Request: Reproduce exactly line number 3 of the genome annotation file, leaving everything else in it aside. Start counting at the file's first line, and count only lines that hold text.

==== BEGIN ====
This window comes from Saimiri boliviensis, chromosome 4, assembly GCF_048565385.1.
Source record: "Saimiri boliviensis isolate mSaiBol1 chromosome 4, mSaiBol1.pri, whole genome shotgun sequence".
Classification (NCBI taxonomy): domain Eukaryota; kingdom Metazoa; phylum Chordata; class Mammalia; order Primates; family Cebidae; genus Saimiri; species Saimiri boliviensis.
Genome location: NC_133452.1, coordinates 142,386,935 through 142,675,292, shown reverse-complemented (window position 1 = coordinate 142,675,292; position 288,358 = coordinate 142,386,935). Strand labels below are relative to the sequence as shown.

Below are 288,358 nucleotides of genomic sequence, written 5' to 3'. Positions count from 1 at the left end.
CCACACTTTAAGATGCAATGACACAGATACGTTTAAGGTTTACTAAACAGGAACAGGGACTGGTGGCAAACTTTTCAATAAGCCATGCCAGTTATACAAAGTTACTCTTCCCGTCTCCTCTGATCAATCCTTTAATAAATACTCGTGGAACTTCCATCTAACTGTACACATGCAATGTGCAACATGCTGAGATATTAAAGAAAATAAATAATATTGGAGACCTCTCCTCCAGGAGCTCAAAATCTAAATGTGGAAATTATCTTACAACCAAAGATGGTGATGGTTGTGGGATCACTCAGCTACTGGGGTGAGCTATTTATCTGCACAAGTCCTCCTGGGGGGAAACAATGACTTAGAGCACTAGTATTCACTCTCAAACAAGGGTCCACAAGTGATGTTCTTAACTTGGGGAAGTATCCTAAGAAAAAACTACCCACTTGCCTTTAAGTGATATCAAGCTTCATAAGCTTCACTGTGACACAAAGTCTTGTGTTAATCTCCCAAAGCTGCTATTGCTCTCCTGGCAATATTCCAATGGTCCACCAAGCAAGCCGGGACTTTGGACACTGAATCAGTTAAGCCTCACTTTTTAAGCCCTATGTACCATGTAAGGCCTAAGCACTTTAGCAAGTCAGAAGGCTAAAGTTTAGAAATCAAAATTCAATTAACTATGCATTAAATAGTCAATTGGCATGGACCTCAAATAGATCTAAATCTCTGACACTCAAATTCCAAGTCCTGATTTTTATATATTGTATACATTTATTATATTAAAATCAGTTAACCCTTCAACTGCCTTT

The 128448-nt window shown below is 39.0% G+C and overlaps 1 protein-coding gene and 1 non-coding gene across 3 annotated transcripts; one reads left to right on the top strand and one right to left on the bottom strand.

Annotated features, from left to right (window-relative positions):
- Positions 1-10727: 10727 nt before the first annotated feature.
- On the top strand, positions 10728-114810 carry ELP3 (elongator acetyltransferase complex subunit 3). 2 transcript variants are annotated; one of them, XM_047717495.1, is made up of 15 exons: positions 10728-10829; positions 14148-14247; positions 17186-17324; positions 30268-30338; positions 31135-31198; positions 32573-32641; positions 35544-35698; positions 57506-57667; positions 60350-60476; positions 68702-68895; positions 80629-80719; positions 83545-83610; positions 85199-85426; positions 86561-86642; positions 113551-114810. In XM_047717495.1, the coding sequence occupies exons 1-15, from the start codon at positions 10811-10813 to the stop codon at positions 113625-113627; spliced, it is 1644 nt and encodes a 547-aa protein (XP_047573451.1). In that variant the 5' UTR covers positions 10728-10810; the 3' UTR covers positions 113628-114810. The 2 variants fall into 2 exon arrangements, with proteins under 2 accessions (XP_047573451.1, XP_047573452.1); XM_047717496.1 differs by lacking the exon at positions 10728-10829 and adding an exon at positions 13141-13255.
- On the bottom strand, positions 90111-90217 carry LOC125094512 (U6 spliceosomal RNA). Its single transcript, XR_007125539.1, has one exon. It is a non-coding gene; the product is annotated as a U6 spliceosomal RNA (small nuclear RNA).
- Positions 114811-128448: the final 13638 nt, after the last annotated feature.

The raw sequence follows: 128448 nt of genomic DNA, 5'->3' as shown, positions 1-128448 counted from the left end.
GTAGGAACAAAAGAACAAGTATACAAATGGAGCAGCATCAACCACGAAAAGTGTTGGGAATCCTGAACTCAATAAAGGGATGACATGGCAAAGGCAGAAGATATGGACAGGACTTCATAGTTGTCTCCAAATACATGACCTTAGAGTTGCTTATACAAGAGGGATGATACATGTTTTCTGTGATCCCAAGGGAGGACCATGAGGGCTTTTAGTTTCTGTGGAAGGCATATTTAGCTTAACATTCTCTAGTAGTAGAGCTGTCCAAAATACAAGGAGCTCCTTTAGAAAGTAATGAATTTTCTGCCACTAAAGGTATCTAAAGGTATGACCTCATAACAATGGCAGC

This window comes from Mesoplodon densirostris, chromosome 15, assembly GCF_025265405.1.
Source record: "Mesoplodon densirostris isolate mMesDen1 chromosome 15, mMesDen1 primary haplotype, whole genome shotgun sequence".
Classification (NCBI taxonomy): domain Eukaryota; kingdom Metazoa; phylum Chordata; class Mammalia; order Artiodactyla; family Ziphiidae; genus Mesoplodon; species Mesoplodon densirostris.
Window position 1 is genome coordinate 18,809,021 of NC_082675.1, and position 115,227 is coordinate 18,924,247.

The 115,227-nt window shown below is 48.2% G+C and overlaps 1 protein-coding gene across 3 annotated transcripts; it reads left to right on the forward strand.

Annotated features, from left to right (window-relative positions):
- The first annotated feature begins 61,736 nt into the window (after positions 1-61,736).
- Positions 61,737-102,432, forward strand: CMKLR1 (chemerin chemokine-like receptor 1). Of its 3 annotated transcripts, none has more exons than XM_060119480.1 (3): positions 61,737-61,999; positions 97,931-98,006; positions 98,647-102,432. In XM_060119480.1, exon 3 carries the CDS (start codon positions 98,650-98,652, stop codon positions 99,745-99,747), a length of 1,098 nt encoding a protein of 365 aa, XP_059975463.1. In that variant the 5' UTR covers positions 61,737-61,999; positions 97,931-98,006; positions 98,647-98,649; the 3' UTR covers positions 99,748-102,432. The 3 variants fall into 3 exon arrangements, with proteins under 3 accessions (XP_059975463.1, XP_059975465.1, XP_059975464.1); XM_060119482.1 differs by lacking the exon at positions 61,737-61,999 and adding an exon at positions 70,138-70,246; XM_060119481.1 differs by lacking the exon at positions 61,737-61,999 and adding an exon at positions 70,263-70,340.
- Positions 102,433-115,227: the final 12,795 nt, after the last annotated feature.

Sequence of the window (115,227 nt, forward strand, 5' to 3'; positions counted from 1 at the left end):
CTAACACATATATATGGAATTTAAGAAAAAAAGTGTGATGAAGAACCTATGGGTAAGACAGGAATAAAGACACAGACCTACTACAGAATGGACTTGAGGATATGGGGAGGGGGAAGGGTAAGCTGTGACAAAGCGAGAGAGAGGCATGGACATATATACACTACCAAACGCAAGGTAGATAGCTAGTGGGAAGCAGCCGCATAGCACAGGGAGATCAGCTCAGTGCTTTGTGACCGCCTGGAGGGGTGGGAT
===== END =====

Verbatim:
Classification (NCBI taxonomy): domain Eukaryota; kingdom Metazoa; phylum Chordata; class Mammalia; order Primates; family Cebidae; genus Saimiri; species Saimiri boliviensis.